Art/ Collection/ Art Object

Vase with cover (Vase en ivoire) (one of a pair)

ca. 1786
French, Paris
Ivory and gilt bronze
H. 15 x W. 9 x D. 6-1/2 in. (38.1 x 22.9 x 16.5 cm)
Natural Substances-Ivory
Credit Line:
Bequest of George Blumenthal, 1941
Accession Number:
41.190.59a, b
On view at The Met Fifth Avenue in Gallery 526
Ivory-turning had been a fashionable pastime at European courts during the sixteenth and early seventeenth centuries, and it was revived in France and elsewhere during the second half of the eighteenth century. Louis XV worked the lathe himself, and his daughters received instruction in this art form. His grandson the dauphin, the future Louis XVI, also took lessons, as did his brothers. A group of ivory vases was recorded at the Château de Versailles on the eve of the Revolution, possibly created by members of the royal family. It is more likely, however, that Michel Voisin (1729–1786), turning master to Louis XVI, or his son François was responsible for these precious, lacelike objects. A series of engraved designs by the younger Voisin, entitled Nouveau Cahier de vases, composés par Voisin Fils, includes a vase that is similar to but more elaborate than the Museum’s pair. The chief difference is that the body and shoulder of the Museum’s covered vases are decorated with vertical openwork channels instead of spiraling ones. As suggested in the engraving, the Museum’s vessels are richly embellished with gilt-bronze mounts. Especially noteworthy are the beautifully modeled female busts and the scrolling handles shaped like interlaced branches of berried ivy.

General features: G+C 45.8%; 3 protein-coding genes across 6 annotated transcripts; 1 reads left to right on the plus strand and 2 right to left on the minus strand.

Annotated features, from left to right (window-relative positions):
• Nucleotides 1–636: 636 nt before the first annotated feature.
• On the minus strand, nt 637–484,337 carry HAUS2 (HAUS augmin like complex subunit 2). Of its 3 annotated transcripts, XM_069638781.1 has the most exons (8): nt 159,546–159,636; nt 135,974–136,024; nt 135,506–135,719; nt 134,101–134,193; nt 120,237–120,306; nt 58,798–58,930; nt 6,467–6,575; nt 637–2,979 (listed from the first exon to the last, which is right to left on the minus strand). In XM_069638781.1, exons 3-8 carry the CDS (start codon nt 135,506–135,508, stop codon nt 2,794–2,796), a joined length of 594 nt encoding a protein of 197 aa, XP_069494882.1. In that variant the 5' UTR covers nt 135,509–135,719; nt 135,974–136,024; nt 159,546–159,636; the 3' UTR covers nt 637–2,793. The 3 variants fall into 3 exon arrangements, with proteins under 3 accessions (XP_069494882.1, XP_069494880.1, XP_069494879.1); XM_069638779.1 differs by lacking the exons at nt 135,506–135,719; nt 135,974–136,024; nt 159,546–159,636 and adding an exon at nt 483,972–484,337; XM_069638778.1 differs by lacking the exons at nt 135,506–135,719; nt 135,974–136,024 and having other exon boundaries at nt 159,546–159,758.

Since the eighteenth-century provenance of the Museum’s pair remains a mystery, one can only wonder if they were part of the ivory collection at Versailles. Nine such vases were also documented in the Cabinet Intérieur of the king’s aunt Madame Victoire at the Château de Bellevue in 1786, displayed in individual glass cases. The presence of such protective cases suggests that these exotic openwork vessels were purely decorative and considered too delicate for use as potpourri holders.

[Daniëlle Kisluk-Grosheide, 2010]
George and Florence Blumenthal , New York ; George Blumenthal (until 1941; bequeathed to MMA)
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